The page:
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Ohio State crew club on probation as 13-month suspension for hazing ends

The Ohio State crew club practices. Credit: Courtesy of Carla Ramirez

The Ohio State crew club practices.
Credit: Courtesy of Carla Ramirez

The Ohio State crew club might be an official student organization again, but it hasn’t been entirely excused after being suspended for hazing violations last year. Team members, however, said they’re looking forward to getting back to work.

The club can be recognized as a student organization again following the completion of an approximately 13-month suspension. The club team, however, is set to remain on probation until the end of Fall Semester, Student Life spokesman Dave Isaacs said Tuesday.

“The suspension, coupled with the probationary period through the end of the upcoming fall semester, serves to promote the education and development of the organization and provides a framework for their future success,” Isaacs said in an email.

The suspension, stemming from hazing violations that occurred during a 2013 spring break trip to Lake Lure, N.C., lasted from March 28, 2013, to May 5. The suspension was originally set to last through Dec. 21.

Isaacs said the suspension was shortened during an appeals process, which took place in April 2013.

Because the team already accepted responsibility for the reported violations, the group could only appeal on the grounds that the sanction is grossly disproportional to the violations, Isaacs said in a May 2013 article from the Columbus Dispatch.

During the trip, the club participated in nightly team-building activities after practices and workouts that were later determined to be hazing violations, including decorating men’s briefs underwear for women novice rowers and T-shirts for men’s novice rowers to wear and shaving the men’s heads, according to previous Lantern articles.

The OSU Student Code of Conduct defines hazing as “doing, requiring or encouraging any act, whether or not the act is voluntarily agreed upon, in conjunction with initiation or continued membership or participation in any group, that causes or creates a substantial risk of causing mental or physical harm or humiliation. Such acts may include, but are not limited to, use of alcohol, creation of excessive fatigue, and paddling, punching or kicking in any form.”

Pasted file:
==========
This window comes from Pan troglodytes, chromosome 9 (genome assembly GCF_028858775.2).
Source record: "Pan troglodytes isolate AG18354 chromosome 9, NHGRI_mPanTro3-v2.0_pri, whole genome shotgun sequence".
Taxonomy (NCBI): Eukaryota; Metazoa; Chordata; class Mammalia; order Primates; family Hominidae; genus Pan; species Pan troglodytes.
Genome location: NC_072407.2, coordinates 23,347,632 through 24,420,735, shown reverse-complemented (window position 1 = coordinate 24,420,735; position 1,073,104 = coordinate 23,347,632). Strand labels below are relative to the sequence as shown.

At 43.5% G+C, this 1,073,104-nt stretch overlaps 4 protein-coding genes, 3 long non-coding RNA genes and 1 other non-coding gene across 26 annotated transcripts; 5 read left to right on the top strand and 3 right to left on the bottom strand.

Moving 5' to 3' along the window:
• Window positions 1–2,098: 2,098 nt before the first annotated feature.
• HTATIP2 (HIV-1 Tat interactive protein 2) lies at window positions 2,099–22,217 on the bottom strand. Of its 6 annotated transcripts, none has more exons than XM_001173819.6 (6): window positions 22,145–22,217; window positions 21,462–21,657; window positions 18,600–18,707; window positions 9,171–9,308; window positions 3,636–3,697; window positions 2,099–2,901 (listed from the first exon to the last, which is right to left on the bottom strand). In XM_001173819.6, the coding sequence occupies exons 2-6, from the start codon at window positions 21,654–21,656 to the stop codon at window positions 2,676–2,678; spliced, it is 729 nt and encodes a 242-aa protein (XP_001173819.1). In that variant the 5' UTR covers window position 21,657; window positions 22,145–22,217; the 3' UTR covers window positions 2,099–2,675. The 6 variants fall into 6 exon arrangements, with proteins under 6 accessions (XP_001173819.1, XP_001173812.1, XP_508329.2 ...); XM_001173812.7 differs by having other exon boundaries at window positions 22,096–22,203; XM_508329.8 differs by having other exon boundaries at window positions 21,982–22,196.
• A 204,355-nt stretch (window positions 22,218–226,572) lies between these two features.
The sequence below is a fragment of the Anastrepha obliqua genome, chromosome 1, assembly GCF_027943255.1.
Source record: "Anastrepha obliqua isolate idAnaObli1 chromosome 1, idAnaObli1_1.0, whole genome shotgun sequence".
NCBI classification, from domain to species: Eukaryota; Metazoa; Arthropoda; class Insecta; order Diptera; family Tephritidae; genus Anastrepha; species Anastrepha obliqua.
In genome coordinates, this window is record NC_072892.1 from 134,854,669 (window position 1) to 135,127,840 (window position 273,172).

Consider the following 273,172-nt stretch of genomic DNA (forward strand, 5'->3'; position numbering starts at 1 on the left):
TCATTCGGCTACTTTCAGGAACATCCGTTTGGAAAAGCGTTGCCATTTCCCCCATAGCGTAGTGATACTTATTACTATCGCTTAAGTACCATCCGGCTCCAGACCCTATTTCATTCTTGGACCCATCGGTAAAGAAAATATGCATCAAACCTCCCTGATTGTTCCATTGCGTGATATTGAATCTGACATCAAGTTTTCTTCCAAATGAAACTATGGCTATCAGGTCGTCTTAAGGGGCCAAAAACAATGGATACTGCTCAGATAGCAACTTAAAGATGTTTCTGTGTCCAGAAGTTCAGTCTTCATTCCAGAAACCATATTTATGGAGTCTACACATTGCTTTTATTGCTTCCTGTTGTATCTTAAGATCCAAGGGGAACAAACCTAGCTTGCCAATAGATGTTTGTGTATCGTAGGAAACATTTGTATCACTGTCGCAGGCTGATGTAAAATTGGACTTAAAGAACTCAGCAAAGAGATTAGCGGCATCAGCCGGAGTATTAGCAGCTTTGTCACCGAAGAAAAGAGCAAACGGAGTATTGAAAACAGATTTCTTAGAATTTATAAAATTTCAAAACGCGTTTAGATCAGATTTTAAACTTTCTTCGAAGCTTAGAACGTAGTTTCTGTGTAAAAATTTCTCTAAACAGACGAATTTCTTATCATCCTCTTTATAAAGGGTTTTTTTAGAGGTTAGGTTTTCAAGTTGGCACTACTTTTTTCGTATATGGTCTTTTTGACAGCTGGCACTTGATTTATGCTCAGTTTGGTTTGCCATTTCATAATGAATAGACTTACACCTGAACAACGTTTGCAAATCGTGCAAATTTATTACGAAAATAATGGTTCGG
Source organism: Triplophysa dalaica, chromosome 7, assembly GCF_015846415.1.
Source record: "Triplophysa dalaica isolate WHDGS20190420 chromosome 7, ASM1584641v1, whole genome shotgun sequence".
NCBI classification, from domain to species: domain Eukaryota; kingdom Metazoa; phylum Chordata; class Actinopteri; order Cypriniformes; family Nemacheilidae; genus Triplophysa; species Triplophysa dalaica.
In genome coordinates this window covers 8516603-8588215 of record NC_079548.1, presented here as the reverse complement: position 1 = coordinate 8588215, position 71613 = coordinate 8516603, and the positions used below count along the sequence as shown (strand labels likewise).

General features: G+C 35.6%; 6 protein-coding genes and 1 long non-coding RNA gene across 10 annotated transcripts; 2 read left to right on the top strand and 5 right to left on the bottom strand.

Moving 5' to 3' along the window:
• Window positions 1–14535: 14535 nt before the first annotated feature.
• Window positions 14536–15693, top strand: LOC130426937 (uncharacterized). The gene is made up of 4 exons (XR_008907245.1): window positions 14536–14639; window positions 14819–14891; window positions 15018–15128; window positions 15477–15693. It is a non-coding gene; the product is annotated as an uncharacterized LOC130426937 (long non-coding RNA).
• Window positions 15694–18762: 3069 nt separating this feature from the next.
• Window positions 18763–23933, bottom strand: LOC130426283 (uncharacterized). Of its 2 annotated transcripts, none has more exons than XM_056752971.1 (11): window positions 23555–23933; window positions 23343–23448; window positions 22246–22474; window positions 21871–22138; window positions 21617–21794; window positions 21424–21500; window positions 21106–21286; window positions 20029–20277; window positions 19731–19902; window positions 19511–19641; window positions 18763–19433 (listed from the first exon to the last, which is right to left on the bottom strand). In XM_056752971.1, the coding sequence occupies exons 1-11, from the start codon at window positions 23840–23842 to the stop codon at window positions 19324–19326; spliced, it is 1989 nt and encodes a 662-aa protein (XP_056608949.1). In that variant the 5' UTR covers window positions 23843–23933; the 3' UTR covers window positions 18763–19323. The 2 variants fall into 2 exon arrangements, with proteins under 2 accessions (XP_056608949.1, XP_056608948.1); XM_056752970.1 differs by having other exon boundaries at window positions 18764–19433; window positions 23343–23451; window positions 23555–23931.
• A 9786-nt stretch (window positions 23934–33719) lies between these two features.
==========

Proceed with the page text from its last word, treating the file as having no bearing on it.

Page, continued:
Isaacs said the probation will include the university closely monitoring the club’s activities.

“Student Conduct would not look favorably upon new violations of the code of student conduct,” he said.

Isaacs added that Student Life plans to help the club get going again in the meantime.

“The group is now eligible to begin that process of registering as a student organization,” Isaacs said. “So that includes electing officers, providing information for the online directory (and) establishing a valid constitution.”

Interim crew club president and third-year in marketing, Eric Hildebrandt, said the club plans to be back in full-swing by fall.

“We will be able to compete in a full fall season as planned. The crew team will be recruiting athletes this fall. We will also be hosting open boathouse events during the university’s welcome week. The team is always looking for promising athletes who show commitment to hard work, and a desire to compete on the national level,” he said.

Although the club was found in violation of hazing rules, Hildebrandt said “the club was not found in violation of bringing potential or actual physical harm to any athletes, and no alcohol or other substances were present at the team’s spring break trip in 2013.”

Isaacs said he did not know the specifics of the suspension enough to comment on whether alcohol or other substances were present during the trip, and student conduct representatives did not immediately respond to a request for comment Wednesday afternoon.

Carla Ramirez, a fourth-year in psychology and a member of the crew club team, said in an email she and her teammates are approaching the upcoming semester with optimism and excitement.

“The future looks promising for our already enthusiastic program,” she said. “Personally, I am confident that our team will prosper because the people on it will push it to be great. Rowers are tough; through this sport, we learn to never stop fighting, never stop pushing our limits. We plan to promote and spread the positivity and camaraderie of this team to the rest of the Ohio State community.”

Ramirez said the fresh start gives the club an opportunity to reach new heights.

“I am extremely grateful to be a returning member of this program; it has changed my life to be a part of such a supportive family,” Ramirez said. “We look forward to starting fresh because it gives the team the opportunity and the challenge to make Ohio State Crew the best it has ever been.”

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